Study demands, study resources and the role of personality characteristics in predicting the engagement of fist-year university students

J.R. Cilliers, K. Mostert, J.A. Nel

Abstract


The main objectives of the present study were to 1) determine significant demands and resources associated with student engagement; and 2) establish the incremental contribution of personality in predicting the engagement of first-year university students. A stratified sample of 512 first-year university students was used. The results showed that pace and amount of work, and cognitive demands had a significant and negative correlation with engagement. However, only cognitive demands was found to be a significant predictor of engagement in the second and third step of the regression analysis and became insignificant in the fourth and final step of the analysis when personality characteristics were added. All the resources had significant and positive correlations with engagement, but only support from lecturers and opportunities for growth and development were found significant predictors of engagement. In the fourth and final step of the regression analysis, the only significant resource was opportunities for growth and development. All the personality dimensions showed a significant relationship with engagement. However, in the final step of the regression analysis, only achievement orientation (a facet of conscientiousness) turned out to be a significant predictor of student engagement. The model in which personality characteristics were entered added an additional 11% of the variance explained in engagement, which indicates the incremental contribution to student engagement.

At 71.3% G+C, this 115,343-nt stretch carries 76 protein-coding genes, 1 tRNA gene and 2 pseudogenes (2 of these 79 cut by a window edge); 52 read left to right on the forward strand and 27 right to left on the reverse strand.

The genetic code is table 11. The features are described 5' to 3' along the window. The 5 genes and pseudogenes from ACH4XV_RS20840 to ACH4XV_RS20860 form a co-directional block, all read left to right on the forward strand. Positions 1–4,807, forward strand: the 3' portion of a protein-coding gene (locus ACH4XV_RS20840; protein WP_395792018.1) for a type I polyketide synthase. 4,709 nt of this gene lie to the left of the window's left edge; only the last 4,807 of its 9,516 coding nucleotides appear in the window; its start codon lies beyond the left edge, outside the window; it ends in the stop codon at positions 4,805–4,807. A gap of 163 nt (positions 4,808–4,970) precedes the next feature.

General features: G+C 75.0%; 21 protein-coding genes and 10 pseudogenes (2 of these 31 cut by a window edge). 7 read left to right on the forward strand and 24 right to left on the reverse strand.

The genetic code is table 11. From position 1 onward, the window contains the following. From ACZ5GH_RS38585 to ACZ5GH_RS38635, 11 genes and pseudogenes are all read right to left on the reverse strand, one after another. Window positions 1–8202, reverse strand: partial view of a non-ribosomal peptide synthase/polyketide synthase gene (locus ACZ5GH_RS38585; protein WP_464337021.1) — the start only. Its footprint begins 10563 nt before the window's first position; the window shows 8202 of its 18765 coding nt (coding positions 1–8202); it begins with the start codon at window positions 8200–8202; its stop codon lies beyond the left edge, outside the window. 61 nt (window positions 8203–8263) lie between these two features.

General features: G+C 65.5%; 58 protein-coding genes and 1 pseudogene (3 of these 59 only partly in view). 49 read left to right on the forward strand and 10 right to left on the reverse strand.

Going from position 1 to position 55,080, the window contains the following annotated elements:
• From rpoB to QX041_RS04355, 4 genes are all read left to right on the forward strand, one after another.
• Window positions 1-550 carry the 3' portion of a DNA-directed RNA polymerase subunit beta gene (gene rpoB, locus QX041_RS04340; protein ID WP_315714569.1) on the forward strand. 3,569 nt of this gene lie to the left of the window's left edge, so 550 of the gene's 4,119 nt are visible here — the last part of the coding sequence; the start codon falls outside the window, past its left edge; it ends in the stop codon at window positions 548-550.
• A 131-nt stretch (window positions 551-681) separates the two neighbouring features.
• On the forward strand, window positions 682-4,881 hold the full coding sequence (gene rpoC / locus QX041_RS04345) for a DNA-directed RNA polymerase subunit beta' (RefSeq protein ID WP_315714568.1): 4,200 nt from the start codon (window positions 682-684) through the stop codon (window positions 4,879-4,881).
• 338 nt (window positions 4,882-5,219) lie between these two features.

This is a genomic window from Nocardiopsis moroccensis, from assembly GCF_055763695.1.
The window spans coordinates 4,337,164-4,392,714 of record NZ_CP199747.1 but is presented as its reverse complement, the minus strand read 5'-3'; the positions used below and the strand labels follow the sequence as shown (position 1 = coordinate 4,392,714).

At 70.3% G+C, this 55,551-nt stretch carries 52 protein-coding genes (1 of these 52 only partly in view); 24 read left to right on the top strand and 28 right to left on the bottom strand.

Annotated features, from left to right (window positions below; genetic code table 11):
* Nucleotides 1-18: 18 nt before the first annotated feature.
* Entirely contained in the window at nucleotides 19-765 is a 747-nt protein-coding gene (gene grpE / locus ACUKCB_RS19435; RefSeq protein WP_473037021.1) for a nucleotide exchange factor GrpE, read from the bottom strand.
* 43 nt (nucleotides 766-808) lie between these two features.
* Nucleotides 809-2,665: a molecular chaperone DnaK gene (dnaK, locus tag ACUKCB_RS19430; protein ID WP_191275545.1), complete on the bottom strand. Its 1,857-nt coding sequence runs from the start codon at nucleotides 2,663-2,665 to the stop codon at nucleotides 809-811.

Keywords


Student engagement; student demands; student resources; personality; first-year university students

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